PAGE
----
By Mike Imms, Gill Ereaut
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A knowledge perspective: Here we consider the broad organisational need for ‘knowledge’ – and the type of knowledge that qualitative market research represents. In this we have used frameworks provided by the discipline of Knowledge Management to underpin our discussion. • A perspective from organisational cultures: We need to recognise that part of the appeal of qualitative market research is that it meets the needs of certain types of organisational cultures and the way some organisations make decisions.
Relies on principles of statistics and positivist scientific method for its authority. • Qualitative: understanding, meaning and context – focusing on questions of ‘why’ through creating a holistic understanding of the subject’s viewpoint. Relies on quite different sources of authority such as interpretivist, phenomenological or cultural models. It must be stressed here that, at the extremes, certain organisational questions clearly need a qualitative or quantitative approach. For example, it is hard to imagine a reason for trying to collect retail audit data (what was bought, from where and when) qualitatively – it would simply be less accurate and less meaningful.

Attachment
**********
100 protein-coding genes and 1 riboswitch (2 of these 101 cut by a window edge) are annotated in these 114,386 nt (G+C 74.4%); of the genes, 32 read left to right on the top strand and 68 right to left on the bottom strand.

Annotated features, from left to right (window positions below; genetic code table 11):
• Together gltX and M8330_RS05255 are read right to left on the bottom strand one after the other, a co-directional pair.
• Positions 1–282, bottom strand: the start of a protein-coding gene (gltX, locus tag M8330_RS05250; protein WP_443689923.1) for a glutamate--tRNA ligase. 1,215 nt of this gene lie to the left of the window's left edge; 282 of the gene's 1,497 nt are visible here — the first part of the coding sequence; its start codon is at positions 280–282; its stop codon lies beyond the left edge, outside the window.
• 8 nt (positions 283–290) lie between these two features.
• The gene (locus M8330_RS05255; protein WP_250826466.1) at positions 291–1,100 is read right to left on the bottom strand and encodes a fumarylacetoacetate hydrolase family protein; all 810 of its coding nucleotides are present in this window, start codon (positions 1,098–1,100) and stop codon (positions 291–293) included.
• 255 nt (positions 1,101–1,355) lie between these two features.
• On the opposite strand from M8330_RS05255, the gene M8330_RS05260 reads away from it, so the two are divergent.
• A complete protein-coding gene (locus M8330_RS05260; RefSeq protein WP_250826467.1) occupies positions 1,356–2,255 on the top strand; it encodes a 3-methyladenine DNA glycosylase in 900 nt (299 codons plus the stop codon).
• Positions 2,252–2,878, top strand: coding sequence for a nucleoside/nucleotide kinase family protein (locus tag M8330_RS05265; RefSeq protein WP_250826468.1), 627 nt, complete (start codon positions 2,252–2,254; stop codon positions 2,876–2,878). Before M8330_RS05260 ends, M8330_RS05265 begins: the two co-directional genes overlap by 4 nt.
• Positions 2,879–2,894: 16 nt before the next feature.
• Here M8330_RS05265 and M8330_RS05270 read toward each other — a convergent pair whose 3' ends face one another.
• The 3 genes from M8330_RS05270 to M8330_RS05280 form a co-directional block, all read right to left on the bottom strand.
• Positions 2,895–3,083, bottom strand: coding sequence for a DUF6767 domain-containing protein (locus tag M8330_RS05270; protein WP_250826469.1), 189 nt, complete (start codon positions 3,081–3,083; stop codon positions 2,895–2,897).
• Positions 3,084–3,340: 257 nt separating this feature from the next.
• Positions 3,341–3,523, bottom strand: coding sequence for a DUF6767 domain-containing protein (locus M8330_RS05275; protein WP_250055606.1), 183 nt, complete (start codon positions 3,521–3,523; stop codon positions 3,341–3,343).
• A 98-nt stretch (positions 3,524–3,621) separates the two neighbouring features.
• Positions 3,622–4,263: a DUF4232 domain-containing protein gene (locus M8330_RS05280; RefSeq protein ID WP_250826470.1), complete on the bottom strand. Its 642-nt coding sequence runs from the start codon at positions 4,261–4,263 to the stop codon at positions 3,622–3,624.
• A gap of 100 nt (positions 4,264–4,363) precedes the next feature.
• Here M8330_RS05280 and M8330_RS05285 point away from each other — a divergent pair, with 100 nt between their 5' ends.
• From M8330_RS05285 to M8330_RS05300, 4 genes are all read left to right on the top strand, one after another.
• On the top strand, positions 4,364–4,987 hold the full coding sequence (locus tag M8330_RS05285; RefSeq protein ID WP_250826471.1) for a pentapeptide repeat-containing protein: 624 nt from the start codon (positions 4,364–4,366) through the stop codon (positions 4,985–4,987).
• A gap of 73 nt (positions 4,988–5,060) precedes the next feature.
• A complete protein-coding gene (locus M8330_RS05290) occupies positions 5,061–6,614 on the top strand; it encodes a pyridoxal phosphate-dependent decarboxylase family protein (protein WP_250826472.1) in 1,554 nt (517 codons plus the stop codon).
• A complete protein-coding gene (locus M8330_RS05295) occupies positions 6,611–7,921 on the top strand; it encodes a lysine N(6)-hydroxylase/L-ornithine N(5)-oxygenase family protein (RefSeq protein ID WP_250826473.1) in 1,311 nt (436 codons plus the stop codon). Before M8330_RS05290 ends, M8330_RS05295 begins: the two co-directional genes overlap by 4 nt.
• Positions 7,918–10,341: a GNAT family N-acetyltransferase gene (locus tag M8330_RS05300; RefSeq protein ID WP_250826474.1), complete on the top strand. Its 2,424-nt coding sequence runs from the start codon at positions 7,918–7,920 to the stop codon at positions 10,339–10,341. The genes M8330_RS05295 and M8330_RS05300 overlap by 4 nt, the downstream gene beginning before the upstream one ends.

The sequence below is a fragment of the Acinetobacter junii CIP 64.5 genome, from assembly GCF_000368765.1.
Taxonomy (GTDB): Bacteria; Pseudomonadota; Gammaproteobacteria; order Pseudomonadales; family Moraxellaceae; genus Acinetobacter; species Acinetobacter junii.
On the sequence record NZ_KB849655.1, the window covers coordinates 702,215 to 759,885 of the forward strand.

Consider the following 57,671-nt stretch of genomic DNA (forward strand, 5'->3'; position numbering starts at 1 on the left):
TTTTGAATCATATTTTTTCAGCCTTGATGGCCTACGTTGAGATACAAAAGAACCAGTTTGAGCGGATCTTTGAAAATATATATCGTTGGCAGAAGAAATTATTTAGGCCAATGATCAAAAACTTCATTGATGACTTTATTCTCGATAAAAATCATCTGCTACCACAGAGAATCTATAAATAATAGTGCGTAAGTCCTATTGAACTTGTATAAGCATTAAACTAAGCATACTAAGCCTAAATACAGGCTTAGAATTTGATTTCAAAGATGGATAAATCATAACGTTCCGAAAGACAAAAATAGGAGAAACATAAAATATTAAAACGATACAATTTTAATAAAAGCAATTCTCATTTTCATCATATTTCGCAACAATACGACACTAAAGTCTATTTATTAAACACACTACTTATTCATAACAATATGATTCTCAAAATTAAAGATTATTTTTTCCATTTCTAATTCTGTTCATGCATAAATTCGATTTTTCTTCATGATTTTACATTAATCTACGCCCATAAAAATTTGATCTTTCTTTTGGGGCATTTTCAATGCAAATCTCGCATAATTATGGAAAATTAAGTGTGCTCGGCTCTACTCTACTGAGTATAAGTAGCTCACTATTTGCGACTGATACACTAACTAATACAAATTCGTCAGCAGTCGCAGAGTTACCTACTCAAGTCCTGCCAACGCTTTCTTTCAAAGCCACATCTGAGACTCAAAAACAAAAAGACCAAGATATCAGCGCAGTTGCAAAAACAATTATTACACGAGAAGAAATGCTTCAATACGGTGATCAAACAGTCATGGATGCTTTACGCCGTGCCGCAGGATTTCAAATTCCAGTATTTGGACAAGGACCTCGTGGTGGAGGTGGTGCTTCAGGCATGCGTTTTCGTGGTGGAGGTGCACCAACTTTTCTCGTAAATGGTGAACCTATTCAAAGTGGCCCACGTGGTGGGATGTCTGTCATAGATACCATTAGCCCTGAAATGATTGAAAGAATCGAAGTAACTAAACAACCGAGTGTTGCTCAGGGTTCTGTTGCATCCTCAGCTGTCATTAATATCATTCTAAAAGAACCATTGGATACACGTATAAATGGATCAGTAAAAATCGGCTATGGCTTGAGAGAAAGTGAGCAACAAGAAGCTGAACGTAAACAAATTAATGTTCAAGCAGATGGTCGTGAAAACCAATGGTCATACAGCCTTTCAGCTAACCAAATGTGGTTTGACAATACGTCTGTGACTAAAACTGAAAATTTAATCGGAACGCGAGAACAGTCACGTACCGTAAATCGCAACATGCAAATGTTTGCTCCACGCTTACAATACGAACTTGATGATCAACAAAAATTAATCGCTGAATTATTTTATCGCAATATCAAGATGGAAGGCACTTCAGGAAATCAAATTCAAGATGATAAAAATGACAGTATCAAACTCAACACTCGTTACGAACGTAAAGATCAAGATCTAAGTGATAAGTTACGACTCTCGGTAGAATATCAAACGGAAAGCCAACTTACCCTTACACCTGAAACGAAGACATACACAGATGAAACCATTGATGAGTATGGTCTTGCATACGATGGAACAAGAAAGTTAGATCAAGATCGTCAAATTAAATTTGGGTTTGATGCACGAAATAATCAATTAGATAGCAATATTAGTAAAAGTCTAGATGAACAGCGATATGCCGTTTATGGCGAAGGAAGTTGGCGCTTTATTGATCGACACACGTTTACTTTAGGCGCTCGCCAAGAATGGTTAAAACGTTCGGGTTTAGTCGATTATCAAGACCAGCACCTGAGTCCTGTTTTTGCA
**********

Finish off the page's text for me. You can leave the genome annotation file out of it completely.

Each qualitative market research project is a ‘contract’ – and once contracted, the practitioner has limited autonomy over such factors as the scale and nature of the enquiry, timing and fees. Similarly, the scope of the project is specified by the client. • A key characteristic of commercial qualitative market research is that it has been largely ‘systematised’ into a unit of service that can be bought and sold. This unit of service tends to be a unit of fieldwork (groups and depths). ) designed to facilitate interviewbased fieldwork.